The decision to follow the scenic road 106 south from Ljubljana was a good one. It gave us the opportunity to see what Slovenia was really like in the countryside and it was a mass of lush meadows and densely forested hill sides, quaint villages and views of distant mountains. I had read somewhere that it was Europe’s most densely forested country by percentage of size and this was clearly true. The road was quite good as well and not a problem for us. At the border with Croatia, Petrina/Brod na Kup, I was surprised to see two manned border crossings and we had to produce our passports to both sides. I expect that Croatia is not a part of the Schengen agreement as we did not encounter the same when we entered Slovenia from Austria.
The drive from Austria was only about 65 miles along the A2 motorway in Slovenia having crossed the border via the 5 mile long Karawacken Tunnel. Our Go Box deducted the toll charge for us and on the Slovenian side we paid tolls by card or cash due to our weight. However when I tried to pay the 10.10€ using my MasterCard the young lady said it was not accepted, only EuroCard, which I later learned was another name here for MasterCard and was widely accepted in Slovenia. The scenery along the way was of lush fields and heavily forested hills and mountains. Continue reading
The best views of the Lienzer Dolomite mountains were seen just after leaving the campsite we had stayed at the night before. The long range of steep mountains was broken up by valleys running down their almost vertical sides making the full terrain look like gigantic fingers on a hand. Unfortunately there was nowhere to stop to get photographs and Sharon’s attempts to get good ones showing the topography with the small camera as we were driving was impossible. We stopped at an ALDI just after the end of the range and I managed to get a photograph from the car park but it does not reflect their beauty really. It is the first one shown. Continue reading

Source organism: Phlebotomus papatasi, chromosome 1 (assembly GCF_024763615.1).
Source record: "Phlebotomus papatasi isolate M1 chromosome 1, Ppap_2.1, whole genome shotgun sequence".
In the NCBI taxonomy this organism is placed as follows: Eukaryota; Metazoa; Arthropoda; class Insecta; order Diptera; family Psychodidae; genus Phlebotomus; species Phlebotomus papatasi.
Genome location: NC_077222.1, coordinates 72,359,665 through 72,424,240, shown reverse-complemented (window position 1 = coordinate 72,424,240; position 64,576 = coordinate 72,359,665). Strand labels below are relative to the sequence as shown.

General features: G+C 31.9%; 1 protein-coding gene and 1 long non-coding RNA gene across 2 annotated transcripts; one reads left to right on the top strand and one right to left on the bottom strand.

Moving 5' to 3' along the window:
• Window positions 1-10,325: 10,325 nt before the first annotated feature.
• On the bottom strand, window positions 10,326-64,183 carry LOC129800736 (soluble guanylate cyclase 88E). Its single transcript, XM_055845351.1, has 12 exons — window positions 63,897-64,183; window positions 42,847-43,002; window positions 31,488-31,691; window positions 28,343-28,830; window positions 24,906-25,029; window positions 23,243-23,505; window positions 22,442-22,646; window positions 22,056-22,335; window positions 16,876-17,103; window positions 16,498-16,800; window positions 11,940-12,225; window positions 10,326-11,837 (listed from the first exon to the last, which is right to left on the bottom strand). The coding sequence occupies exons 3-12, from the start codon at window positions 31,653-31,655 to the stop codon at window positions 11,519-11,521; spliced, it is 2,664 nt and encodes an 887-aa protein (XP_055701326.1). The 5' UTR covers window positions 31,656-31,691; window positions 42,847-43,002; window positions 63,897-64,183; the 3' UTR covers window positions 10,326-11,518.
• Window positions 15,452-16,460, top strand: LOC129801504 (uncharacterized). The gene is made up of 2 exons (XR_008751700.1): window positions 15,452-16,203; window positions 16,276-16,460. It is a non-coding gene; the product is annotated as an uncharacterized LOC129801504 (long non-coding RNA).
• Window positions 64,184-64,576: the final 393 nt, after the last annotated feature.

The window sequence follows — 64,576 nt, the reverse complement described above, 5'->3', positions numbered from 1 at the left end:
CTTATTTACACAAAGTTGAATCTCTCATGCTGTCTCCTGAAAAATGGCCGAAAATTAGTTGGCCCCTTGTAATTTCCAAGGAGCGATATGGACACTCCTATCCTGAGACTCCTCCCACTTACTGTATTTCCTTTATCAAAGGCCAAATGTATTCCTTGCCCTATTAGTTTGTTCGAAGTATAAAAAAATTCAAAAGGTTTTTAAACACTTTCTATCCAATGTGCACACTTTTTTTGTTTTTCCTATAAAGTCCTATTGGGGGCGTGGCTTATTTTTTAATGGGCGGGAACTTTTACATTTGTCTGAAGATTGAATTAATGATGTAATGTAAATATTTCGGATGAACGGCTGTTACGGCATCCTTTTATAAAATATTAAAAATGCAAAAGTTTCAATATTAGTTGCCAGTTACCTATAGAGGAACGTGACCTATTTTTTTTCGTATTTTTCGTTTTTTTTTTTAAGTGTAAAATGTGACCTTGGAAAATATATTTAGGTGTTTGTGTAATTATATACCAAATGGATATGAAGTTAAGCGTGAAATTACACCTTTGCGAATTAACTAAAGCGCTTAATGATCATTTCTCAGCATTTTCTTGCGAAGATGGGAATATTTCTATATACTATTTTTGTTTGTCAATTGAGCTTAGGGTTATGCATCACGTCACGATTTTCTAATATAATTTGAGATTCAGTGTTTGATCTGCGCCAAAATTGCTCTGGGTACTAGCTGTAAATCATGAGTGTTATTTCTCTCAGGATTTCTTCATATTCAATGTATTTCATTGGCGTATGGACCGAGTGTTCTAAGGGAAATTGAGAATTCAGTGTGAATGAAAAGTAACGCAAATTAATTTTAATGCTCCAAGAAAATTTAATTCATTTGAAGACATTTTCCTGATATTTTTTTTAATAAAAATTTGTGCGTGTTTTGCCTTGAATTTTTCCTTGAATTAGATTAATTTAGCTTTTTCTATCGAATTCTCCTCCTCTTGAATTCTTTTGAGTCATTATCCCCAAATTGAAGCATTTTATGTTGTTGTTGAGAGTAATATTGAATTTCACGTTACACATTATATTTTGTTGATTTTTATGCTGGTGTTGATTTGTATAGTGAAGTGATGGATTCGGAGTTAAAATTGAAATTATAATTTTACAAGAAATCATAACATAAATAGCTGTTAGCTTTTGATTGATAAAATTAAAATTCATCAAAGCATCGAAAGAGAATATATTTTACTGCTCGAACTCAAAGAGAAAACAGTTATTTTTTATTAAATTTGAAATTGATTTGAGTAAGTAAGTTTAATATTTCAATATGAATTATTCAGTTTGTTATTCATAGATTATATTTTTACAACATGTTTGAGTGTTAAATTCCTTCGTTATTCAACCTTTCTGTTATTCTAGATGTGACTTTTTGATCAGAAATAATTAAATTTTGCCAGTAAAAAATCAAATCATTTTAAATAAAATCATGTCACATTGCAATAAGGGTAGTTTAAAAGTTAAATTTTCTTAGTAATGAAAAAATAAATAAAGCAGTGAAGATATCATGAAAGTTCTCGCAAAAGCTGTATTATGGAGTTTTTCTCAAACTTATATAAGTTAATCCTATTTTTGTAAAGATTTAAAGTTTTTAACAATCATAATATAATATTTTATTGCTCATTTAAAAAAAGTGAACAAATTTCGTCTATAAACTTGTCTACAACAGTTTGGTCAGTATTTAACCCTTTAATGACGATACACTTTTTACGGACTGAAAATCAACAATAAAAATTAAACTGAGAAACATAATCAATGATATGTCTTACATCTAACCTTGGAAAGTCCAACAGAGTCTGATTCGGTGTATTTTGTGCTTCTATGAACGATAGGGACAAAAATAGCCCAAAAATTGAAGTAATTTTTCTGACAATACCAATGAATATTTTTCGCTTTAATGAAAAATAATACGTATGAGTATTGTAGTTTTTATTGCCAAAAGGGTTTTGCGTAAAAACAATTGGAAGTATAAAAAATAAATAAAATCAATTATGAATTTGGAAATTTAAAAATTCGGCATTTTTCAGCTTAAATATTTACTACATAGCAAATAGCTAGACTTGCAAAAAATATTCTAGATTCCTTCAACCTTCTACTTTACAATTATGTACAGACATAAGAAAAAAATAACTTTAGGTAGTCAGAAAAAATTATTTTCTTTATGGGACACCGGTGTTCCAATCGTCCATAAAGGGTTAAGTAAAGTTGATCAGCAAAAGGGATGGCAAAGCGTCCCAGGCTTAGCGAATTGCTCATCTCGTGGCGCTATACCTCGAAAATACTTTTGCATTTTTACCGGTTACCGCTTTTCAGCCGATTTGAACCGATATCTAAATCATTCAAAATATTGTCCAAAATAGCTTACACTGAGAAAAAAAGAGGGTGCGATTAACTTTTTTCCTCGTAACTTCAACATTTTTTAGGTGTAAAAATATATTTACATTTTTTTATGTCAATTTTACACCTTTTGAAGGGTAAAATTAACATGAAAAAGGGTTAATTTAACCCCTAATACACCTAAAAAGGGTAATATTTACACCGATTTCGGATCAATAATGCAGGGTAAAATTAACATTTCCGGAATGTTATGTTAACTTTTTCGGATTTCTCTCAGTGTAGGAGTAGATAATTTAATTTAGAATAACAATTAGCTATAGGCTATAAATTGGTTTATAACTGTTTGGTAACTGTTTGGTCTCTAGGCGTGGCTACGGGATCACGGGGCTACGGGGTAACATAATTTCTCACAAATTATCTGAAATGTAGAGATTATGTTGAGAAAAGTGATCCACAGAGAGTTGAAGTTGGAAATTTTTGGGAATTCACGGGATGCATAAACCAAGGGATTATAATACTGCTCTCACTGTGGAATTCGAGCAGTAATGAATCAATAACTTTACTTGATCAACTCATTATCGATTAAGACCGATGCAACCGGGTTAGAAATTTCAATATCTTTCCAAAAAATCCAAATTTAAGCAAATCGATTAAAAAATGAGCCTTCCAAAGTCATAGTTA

We had to put the clocks back when we crossed the border into Portugal. The country is on GMT and we were back to early nights.The weather didn’t help either as it was pouring with rain and we gave the Algarve a miss for a more northerly route, spending our first night in Portugal at the walled town of Serpa’s municipal site. Continue reading